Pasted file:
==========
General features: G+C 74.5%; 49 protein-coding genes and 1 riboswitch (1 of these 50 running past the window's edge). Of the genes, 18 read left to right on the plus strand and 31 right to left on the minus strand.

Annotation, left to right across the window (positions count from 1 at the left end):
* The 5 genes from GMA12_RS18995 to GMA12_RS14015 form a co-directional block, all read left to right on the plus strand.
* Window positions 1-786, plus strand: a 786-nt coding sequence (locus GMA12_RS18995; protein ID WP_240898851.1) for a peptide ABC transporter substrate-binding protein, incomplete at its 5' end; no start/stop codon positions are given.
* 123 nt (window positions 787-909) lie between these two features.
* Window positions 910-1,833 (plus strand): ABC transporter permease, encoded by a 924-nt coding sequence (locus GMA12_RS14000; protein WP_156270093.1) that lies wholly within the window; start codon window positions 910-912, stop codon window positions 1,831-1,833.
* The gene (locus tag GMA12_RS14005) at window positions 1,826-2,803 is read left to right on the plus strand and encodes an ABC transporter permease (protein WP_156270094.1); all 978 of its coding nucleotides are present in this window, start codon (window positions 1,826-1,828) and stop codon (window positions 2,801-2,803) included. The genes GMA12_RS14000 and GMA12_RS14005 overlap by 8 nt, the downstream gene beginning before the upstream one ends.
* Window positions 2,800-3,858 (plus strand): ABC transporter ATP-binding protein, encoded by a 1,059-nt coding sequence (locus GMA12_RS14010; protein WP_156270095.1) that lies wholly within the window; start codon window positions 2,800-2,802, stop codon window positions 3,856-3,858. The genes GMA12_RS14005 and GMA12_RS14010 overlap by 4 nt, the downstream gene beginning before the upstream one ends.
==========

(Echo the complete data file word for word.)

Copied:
General features: G+C 74.5%; 49 protein-coding genes and 1 riboswitch (1 of these 50 running past the window's edge). Of the genes, 18 read left to right on the plus strand and 31 right to left on the minus strand.

Annotation, left to right across the window (positions count from 1 at the left end):
* The 5 genes from GMA12_RS18995 to GMA12_RS14015 form a co-directional block, all read left to right on the plus strand.
* Window positions 1-786, plus strand: a 786-nt coding sequence (locus GMA12_RS18995; protein ID WP_240898851.1) for a peptide ABC transporter substrate-binding protein, incomplete at its 5' end; no start/stop codon positions are given.
* 123 nt (window positions 787-909) lie between these two features.
* Window positions 910-1,833 (plus strand): ABC transporter permease, encoded by a 924-nt coding sequence (locus GMA12_RS14000; protein WP_156270093.1) that lies wholly within the window; start codon window positions 910-912, stop codon window positions 1,831-1,833.
* The gene (locus tag GMA12_RS14005) at window positions 1,826-2,803 is read left to right on the plus strand and encodes an ABC transporter permease (protein WP_156270094.1); all 978 of its coding nucleotides are present in this window, start codon (window positions 1,826-1,828) and stop codon (window positions 2,801-2,803) included. The genes GMA12_RS14000 and GMA12_RS14005 overlap by 8 nt, the downstream gene beginning before the upstream one ends.
* Window positions 2,800-3,858 (plus strand): ABC transporter ATP-binding protein, encoded by a 1,059-nt coding sequence (locus GMA12_RS14010; protein WP_156270095.1) that lies wholly within the window; start codon window positions 2,800-2,802, stop codon window positions 3,856-3,858. The genes GMA12_RS14005 and GMA12_RS14010 overlap by 4 nt, the downstream gene beginning before the upstream one ends.